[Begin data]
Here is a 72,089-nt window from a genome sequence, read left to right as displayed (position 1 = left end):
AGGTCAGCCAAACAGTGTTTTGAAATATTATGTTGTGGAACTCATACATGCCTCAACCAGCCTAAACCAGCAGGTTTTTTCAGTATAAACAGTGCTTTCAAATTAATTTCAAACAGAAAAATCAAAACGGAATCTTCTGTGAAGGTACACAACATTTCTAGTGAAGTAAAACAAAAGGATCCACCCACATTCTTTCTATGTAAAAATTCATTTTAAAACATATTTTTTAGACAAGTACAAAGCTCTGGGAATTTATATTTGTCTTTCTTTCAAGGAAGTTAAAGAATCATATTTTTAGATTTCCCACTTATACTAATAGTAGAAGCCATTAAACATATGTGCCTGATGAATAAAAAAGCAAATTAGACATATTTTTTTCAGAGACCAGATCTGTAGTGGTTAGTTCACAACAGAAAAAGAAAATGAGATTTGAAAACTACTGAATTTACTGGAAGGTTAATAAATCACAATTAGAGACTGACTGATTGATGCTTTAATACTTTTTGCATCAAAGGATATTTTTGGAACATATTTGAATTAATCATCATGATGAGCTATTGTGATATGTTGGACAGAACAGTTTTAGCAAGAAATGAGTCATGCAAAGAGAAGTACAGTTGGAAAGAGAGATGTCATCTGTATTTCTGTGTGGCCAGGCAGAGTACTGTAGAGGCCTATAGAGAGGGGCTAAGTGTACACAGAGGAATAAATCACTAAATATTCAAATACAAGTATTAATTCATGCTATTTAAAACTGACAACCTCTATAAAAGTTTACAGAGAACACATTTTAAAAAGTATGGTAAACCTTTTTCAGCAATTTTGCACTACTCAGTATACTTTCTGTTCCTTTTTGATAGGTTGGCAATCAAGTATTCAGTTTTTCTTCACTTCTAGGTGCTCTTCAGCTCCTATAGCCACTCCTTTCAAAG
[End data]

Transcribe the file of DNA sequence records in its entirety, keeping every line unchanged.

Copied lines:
Here is a 72,089-nt window from a genome sequence, read left to right as displayed (position 1 = left end):
AGGTCAGCCAAACAGTGTTTTGAAATATTATGTTGTGGAACTCATACATGCCTCAACCAGCCTAAACCAGCAGGTTTTTTCAGTATAAACAGTGCTTTCAAATTAATTTCAAACAGAAAAATCAAAACGGAATCTTCTGTGAAGGTACACAACATTTCTAGTGAAGTAAAACAAAAGGATCCACCCACATTCTTTCTATGTAAAAATTCATTTTAAAACATATTTTTTAGACAAGTACAAAGCTCTGGGAATTTATATTTGTCTTTCTTTCAAGGAAGTTAAAGAATCATATTTTTAGATTTCCCACTTATACTAATAGTAGAAGCCATTAAACATATGTGCCTGATGAATAAAAAAGCAAATTAGACATATTTTTTTCAGAGACCAGATCTGTAGTGGTTAGTTCACAACAGAAAAAGAAAATGAGATTTGAAAACTACTGAATTTACTGGAAGGTTAATAAATCACAATTAGAGACTGACTGATTGATGCTTTAATACTTTTTGCATCAAAGGATATTTTTGGAACATATTTGAATTAATCATCATGATGAGCTATTGTGATATGTTGGACAGAACAGTTTTAGCAAGAAATGAGTCATGCAAAGAGAAGTACAGTTGGAAAGAGAGATGTCATCTGTATTTCTGTGTGGCCAGGCAGAGTACTGTAGAGGCCTATAGAGAGGGGCTAAGTGTACACAGAGGAATAAATCACTAAATATTCAAATACAAGTATTAATTCATGCTATTTAAAACTGACAACCTCTATAAAAGTTTACAGAGAACACATTTTAAAAAGTATGGTAAACCTTTTTCAGCAATTTTGCACTACTCAGTATACTTTCTGTTCCTTTTTGATAGGTTGGCAATCAAGTATTCAGTTTTTCTTCACTTCTAGGTGCTCTTCAGCTCCTATAGCCACTCCTTTCAAAG